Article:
Name: Paul Lindley
Businesses: Founder of children’s food brand Ella’s Kitchen; named after his daughter; and toddler toiletries brand Paddy’s Bathroom; named after his son. Co-founded social enterprise The Key is E.
Why you should know about him: Formerly deputy manager director of Nickelodeon, Lindley launched Ella’s Kitchen with a social goal to tackle rising rates of obesity and diabetes among children in the UK.
Having built the hugely successful Ella’s Kitchen brand from the ground up (it was acquired by the Hain Celestial Group in 2013) Lindley is passionate about championing issues surrounding children’s health and small enterprise.
Read on for five fascinating facts about the serial entrepreneur and social enterprise advocate…
1. Before Ella’s Kitchen he had no retail experience whatsoever
Prior to starting Startups Awards winning company Ella’s Kitchen, Lindley was deputy managing director of children’s television channel Nickelodeon. He quit his job and gave himself two years to get his business up and running using £25,000 in savings.
Four months before his own self-imposed deadline and with savings running low, Lindley’s onslaught of phone calls and emails to supermarkets bore fruit: Sainsbury’s agreed to stock his product. After remortgaging his house to help fund the supply, he approached his old employer Nickelodeon to offer them profits for free advertising space. They agreed and the rest, as they say, is history. The business now takes an estimated 20% share of the UK’s baby food market and is stocked as far as the US, Norway and Sweden.
2. He’s passionate about improving children’s health
Founding Ella’s Kitchen wasn’t just a business opportunity for Lindley. With child obesity rising fast, child nutrition becoming a major issue and unimpressed by poor quality baby food; it was a chance change the diet and improve the health of children across the UK.
Ella’s Kitchen sponsored and launched the Averting A Recipe For Disaster report, a cross political party plan to improve nutrition for under fives. The report led to a campaign to pressure government, business and parents to change the way young children are introduced to a healthier lifestyle and effect life long changes.
Lindley also lobbied the government during the 2015 general election to make commitments in their manifestos to improve health, nutrition and food education for under-fives.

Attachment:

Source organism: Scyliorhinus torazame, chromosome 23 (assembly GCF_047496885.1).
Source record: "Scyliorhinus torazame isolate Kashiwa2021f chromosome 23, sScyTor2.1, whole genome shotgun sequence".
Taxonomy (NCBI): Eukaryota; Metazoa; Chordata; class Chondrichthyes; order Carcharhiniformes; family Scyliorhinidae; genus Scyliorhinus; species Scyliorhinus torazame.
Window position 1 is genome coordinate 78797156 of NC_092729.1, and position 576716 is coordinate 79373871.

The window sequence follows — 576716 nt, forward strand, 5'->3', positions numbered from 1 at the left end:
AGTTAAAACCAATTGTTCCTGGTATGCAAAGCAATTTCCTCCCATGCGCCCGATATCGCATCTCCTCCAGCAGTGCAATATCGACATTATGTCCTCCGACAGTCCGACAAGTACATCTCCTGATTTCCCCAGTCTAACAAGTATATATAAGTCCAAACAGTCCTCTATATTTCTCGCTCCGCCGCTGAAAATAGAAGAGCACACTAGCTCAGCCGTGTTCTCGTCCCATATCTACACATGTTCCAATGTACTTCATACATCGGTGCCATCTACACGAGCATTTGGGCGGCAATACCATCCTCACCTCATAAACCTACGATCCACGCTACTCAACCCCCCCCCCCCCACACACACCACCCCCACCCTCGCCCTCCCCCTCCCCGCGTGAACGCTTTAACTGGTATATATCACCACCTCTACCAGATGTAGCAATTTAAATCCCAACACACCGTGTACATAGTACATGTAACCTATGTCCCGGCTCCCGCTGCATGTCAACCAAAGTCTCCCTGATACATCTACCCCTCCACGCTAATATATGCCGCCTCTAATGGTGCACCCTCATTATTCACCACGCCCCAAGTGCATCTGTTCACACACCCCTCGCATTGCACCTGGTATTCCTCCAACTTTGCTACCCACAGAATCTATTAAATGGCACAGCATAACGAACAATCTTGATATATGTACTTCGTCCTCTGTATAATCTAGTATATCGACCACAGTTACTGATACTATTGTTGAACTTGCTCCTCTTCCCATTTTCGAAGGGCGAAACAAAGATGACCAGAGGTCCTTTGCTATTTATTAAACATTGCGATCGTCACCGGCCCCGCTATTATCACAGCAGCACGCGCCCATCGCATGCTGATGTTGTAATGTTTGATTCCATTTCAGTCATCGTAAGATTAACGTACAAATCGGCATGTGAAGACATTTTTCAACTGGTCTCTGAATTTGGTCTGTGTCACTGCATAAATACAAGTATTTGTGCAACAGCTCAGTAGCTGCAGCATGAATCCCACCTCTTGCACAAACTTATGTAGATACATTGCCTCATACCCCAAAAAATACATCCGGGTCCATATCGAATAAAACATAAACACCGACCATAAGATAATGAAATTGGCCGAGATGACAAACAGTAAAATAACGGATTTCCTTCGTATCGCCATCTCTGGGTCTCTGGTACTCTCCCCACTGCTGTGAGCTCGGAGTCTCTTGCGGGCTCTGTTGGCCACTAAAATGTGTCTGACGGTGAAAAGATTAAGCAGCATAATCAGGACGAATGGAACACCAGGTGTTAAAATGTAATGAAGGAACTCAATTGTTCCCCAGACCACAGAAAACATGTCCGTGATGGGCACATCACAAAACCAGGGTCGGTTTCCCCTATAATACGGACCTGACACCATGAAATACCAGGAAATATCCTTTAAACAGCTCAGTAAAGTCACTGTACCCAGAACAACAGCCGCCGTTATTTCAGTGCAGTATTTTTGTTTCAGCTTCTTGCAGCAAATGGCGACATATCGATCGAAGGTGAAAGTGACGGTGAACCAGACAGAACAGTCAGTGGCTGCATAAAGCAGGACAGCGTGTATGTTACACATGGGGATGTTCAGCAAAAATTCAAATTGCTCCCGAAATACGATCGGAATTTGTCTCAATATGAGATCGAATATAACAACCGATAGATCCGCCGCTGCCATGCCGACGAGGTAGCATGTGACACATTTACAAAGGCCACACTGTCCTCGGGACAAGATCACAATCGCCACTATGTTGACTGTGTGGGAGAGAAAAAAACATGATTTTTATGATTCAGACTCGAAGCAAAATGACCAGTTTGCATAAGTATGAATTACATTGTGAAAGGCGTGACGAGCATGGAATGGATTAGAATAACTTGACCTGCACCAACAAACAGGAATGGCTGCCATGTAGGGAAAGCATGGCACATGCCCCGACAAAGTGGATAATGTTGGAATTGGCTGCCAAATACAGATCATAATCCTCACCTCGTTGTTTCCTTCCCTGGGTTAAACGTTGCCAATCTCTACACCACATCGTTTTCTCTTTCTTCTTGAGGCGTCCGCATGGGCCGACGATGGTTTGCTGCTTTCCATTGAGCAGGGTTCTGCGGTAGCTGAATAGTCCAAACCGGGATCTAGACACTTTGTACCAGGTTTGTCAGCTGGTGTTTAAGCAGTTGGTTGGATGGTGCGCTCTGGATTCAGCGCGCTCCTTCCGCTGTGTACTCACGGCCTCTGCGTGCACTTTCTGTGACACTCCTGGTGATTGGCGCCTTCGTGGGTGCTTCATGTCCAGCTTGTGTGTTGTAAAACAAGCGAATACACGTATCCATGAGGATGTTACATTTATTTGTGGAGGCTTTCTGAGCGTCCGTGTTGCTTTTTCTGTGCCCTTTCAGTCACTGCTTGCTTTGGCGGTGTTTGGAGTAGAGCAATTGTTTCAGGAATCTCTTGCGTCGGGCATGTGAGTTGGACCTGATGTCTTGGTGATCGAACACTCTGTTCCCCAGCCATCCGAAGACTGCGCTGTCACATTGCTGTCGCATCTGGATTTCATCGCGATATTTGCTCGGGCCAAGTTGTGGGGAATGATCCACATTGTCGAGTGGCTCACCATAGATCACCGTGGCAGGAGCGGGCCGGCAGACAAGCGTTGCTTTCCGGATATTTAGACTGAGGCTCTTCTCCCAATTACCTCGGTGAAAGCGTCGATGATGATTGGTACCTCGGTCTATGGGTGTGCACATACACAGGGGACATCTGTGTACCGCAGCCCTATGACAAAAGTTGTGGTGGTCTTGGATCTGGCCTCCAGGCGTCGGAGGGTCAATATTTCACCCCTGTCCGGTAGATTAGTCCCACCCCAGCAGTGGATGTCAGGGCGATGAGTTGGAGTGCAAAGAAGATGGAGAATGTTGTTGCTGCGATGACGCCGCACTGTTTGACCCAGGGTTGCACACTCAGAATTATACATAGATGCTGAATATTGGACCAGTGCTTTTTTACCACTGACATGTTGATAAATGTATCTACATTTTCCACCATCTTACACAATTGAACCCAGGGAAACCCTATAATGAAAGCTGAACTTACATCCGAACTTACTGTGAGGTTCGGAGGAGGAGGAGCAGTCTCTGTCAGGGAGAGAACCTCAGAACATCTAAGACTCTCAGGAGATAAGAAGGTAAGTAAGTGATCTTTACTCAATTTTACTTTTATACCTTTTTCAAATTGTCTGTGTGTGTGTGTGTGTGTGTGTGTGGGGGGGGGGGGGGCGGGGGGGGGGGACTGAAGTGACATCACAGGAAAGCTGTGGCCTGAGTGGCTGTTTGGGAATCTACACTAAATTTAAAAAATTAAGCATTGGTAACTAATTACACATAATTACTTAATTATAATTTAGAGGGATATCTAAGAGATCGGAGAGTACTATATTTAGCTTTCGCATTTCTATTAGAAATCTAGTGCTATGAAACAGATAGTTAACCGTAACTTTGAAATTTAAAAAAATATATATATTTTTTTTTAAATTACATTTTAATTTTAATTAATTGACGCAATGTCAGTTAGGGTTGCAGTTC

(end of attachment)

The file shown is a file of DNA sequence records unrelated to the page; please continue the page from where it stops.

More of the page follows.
3. He’s a keen champion of small business
Lindley has previously lobbied, and continues to lobby, the government to adopt a tax relief scheme he developed in partnership with the Consumer Forum which he co-founded in 2009. It encourages small businesses to become more informed about their customers’ needs, maximise their trademark asset and build more world class British brands.
He will also be speaking at this year’s International Festival of Business which will take place at Liverpool’s Exhibition Centre on June 13 2016.
4. He co-founded a social enterprise venture in Africa with a former child soldier
In September 2014, Lindley co-founded The Key is E with former South Sudanese child soldier and now musician and political activist Emmanuel Jal – a social enterprise which seeks to improve the lives of African children in poverty through the use of entrepreneurship and education.
The initiative supports the growth of social businesses and the creation of employment opportunities and promotes the sharing of knowledge and connections. It will choose six entrepreneurs to join a six-month accelerator programme to kick-start what it hopes will be a circle of support and inspiration.
5. He has successfully combined profit with purpose and built one of the”best companies to work for”
In February, coinciding with the firm’s 10th anniversary, Ella’s Kitchen was awarded certification as a B Corporation for its role in improving the health of children and “commitment to putting purpose ahead of profit”. It joins a roster of more than 1,600 other companies that have been certified since the launch of the movement in 2008.
More over, Ella’s Kitchen was recently named as one of The Sunday Times 100 “best small companies to work for” in its annual 2016 index thanks to its staff satisfaction, office culture and more.
You can get the lowdown on other influential entrepreneurs in this series, such as:
- Ann Summers’ Jacqueline Gold
- Lastminute.com co-founder, digital champion and peer Martha Lane Fox
- MyVoucherCodes.co.uk founder Mark Pearson
- Tech City driver Rohan Silva
- And SB.TV founder Jamal Edwards